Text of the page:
Former All-Star, Astros manager Grady Hatton Jr. dies at 90

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Grady Hatton Jr., who played in the majors from 1946-60 and later managed the Houston Astros, passed away Thursday from cancer-related causes, his daughter-in-law told the Beaumont Enterprise.

He was 90 years old.

Hatton, primarily a third baseman, had his best seasons right away after arriving in the majors with the Reds as a 23-year-old in 1946, hitting .271/.369/.422 with 14 homers and 69 RBI in 436 at-bats as a rookie and .281/.377/.448 with 16 homers and 77 RBI as a sophomore in 1947.

Those turned out to be the highest marks of his career, though he remained a solid regular through 1950. Ironically, his one All-Star Game came in 1952, his worst year as a starter. He ended up hitting .212/.319/.312 in 433 at-bats that year.

Hatton was essentially done at age 33, but he came back four years later in 1960 and hit .342 in 38 at-bats for the Cubs. He finished his career with a .254/.354/.374 line, 91 homers and 533 RBI in 4,206 at-bats.

After his playing career, Hatton spent time as a coach and manager. He managed the Astros for three seasons in 1966-68, going 164-221. Despite his poor record, he remained with the club  afterwards, first as a scout and then back on the field as a first-base coach.

Clay Buchholz apologized to the Phillies for getting injured

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MLB.com’s Todd Zolecki reports that starter Clay Buchholz is at Citizens Bank Park for Wednesday night’s game against the Marlins. The right-hander recently underwent surgery to repair a partial tear of his flexor pronator mass. The timetable for his recovery is three to five months, but most are expecting him to miss the rest of the season since the Phillies aren’t legitimate contenders.

According to Zolecki, Buchholz apologized to GM Matt Klentak “and others” — presumably other front office staff and/or his teammates — for getting injured. Buchholz hopes to return to pitch in September.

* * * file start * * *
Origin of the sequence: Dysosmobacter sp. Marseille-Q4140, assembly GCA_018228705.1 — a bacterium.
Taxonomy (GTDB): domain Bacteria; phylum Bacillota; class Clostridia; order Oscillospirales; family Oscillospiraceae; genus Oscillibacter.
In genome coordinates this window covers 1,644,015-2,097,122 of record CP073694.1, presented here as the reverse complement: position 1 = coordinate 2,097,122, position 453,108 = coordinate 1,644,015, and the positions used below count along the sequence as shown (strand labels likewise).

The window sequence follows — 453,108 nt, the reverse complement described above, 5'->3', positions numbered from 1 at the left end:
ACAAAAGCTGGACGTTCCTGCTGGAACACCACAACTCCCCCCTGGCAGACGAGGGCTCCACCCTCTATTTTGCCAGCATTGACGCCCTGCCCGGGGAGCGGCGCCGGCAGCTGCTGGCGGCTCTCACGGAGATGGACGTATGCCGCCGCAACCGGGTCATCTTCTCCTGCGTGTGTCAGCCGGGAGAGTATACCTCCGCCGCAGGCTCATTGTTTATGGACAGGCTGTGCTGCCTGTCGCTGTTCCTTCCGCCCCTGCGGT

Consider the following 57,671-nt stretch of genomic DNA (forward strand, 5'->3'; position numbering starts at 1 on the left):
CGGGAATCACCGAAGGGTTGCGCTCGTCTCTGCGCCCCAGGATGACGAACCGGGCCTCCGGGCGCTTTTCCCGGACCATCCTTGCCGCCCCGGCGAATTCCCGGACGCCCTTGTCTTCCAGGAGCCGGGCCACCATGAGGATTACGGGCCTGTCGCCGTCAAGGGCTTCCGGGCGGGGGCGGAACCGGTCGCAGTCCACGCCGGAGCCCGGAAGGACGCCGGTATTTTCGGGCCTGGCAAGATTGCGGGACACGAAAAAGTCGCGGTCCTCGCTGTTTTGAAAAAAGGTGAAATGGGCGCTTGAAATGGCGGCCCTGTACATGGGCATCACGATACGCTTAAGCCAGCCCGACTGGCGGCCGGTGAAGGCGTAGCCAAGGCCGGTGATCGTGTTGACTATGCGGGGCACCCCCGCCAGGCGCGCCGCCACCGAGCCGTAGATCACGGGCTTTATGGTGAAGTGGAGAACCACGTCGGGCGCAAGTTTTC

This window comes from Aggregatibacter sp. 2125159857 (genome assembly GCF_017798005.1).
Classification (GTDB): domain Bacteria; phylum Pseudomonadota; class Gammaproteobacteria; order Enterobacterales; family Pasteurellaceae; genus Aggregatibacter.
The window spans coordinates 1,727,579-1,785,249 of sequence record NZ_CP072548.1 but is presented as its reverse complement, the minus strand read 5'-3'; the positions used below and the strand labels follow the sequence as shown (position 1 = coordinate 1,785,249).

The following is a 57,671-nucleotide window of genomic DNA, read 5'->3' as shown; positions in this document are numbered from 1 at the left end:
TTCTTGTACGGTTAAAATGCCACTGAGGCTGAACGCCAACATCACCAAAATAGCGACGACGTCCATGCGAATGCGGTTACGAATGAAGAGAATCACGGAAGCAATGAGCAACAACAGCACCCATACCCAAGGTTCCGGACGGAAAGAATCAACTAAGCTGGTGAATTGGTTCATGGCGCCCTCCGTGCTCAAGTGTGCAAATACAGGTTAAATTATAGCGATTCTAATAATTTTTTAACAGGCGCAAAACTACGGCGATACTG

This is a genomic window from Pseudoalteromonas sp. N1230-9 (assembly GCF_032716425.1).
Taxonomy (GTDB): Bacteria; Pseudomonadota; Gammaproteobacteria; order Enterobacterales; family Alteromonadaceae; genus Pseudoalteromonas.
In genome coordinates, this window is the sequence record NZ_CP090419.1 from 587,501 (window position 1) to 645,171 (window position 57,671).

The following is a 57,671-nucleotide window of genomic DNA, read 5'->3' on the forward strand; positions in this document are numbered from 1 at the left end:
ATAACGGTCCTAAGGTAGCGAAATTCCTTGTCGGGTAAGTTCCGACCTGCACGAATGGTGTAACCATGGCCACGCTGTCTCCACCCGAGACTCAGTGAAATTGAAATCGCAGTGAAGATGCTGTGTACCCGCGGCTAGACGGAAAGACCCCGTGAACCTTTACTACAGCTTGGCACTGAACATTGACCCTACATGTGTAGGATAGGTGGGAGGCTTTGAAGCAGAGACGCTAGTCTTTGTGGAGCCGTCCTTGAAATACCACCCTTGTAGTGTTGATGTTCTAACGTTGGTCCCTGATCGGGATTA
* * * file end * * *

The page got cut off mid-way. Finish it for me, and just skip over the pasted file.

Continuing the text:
It’s saddening to me, and indicative of the general anti-labor culture in sports, that a player feels obligated to apologize for getting injured on the job. Injuries are nothing new for Buchholz, which might have factored into his decision to apologize. Red Sox fans got on his case quite a bit over the years for his propensity to land on the disabled list. But it wasn’t like Buchholz was taking unnecessary risks; he simply did his job, which entails doing a lot of unhealthy movement with his arm. Buchholz owes no one an apology.

Buchholz isn’t the only player to have apologized for getting injured. Outfielder Hideki Matsui apologized to the Yankees in 2006. Starter Masahiro Tanaka apologized in 2014. Twins reliever Glen Perkins apologized last year. Even Madison Bumgarner sort of apologized for suffering injuries riding a dirt bike on an off-day, saying “It’s definitely not the most responsible decision I’ve made.” Because god forbid an athlete has interests and hobbies outside of his vocation.

Players are brought up in a sports culture that allows exorbitantly wealthy owners to bilk the players — laborers — at every possible turn. They’re mostly underpaid and poorly taken care of in the minors. If and when they reach the major leagues, their salaries are intentionally depressed for six years and their service time is toyed with (just ask Kris Bryant). Buchholz endured that and then endured the criticism that comes with having been a hyped prospect who mostly failed to live up to expectations. He’s gone above and beyond what he needed to do to have a successful career as a professional baseball player, even if it wasn’t as much as fans or front office personnel would have liked.

Eric Thames leaves game with apparent injury

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Update (5:22 PM ET): Thames is dealing with left hamstring tightness. Manager Craig Counsell says it’s “not a big deal,” Tom Haudricourt of the Milwaukee Journal Sentinel reports.

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Brewers first baseman Eric Thames left Wednesday afternoon’s game against the Reds in the top of the eighth inning with an apparent injury. Thames took his position to start the inning, but was replaced by Jesus Aguilar. Thames had flied out weakly to center field to end the previous inning, so perhaps something happened while he ran that out.

The Brewers should provide an update shortly on the exact nature of Thames’ early exit. Needless to say, losing Thames to the disabled list would be a huge blow to the 11-11 Brewers, as he entered Wednesday leading all of baseball in runs (25), home runs (11), slugging percentage (.929), and OPS (1.411). Thames was 1-for-3 with a single, a pair of walks, and two runs scored before leaving.